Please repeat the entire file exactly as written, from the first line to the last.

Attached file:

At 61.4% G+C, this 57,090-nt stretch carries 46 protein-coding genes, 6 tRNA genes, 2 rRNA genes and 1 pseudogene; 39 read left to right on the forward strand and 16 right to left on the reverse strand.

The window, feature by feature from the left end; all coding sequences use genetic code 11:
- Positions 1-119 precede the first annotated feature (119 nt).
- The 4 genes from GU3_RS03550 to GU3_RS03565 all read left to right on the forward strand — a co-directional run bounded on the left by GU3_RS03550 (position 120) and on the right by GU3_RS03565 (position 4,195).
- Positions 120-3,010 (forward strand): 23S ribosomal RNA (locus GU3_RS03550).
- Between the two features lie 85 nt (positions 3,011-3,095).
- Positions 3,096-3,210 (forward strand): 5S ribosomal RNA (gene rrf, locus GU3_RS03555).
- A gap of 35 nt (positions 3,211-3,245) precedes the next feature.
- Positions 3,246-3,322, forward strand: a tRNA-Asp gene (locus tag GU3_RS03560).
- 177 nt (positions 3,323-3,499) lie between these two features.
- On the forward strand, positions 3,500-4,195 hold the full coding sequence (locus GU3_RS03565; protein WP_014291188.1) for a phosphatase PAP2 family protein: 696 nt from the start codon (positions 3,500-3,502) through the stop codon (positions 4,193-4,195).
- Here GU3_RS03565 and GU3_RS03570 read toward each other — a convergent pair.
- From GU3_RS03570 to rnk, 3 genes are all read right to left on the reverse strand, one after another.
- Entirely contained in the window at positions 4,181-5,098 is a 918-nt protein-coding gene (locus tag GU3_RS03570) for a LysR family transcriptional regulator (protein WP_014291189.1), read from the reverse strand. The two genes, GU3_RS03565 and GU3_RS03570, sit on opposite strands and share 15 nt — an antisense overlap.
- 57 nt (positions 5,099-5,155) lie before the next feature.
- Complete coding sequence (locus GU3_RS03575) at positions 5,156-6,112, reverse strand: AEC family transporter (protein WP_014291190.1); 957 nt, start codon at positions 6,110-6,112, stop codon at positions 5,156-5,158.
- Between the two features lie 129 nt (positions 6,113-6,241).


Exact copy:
At 61.4% G+C, this 57,090-nt stretch carries 46 protein-coding genes, 6 tRNA genes, 2 rRNA genes and 1 pseudogene; 39 read left to right on the forward strand and 16 right to left on the reverse strand.

The window, feature by feature from the left end; all coding sequences use genetic code 11:
- Positions 1-119 precede the first annotated feature (119 nt).
- The 4 genes from GU3_RS03550 to GU3_RS03565 all read left to right on the forward strand — a co-directional run bounded on the left by GU3_RS03550 (position 120) and on the right by GU3_RS03565 (position 4,195).
- Positions 120-3,010 (forward strand): 23S ribosomal RNA (locus GU3_RS03550).
- Between the two features lie 85 nt (positions 3,011-3,095).
- Positions 3,096-3,210 (forward strand): 5S ribosomal RNA (gene rrf, locus GU3_RS03555).
- A gap of 35 nt (positions 3,211-3,245) precedes the next feature.
- Positions 3,246-3,322, forward strand: a tRNA-Asp gene (locus tag GU3_RS03560).
- 177 nt (positions 3,323-3,499) lie between these two features.
- On the forward strand, positions 3,500-4,195 hold the full coding sequence (locus GU3_RS03565; protein WP_014291188.1) for a phosphatase PAP2 family protein: 696 nt from the start codon (positions 3,500-3,502) through the stop codon (positions 4,193-4,195).
- Here GU3_RS03565 and GU3_RS03570 read toward each other — a convergent pair.
- From GU3_RS03570 to rnk, 3 genes are all read right to left on the reverse strand, one after another.
- Entirely contained in the window at positions 4,181-5,098 is a 918-nt protein-coding gene (locus tag GU3_RS03570) for a LysR family transcriptional regulator (protein WP_014291189.1), read from the reverse strand. The two genes, GU3_RS03565 and GU3_RS03570, sit on opposite strands and share 15 nt — an antisense overlap.
- 57 nt (positions 5,099-5,155) lie before the next feature.
- Complete coding sequence (locus GU3_RS03575) at positions 5,156-6,112, reverse strand: AEC family transporter (protein WP_014291190.1); 957 nt, start codon at positions 6,110-6,112, stop codon at positions 5,156-5,158.
- Between the two features lie 129 nt (positions 6,113-6,241).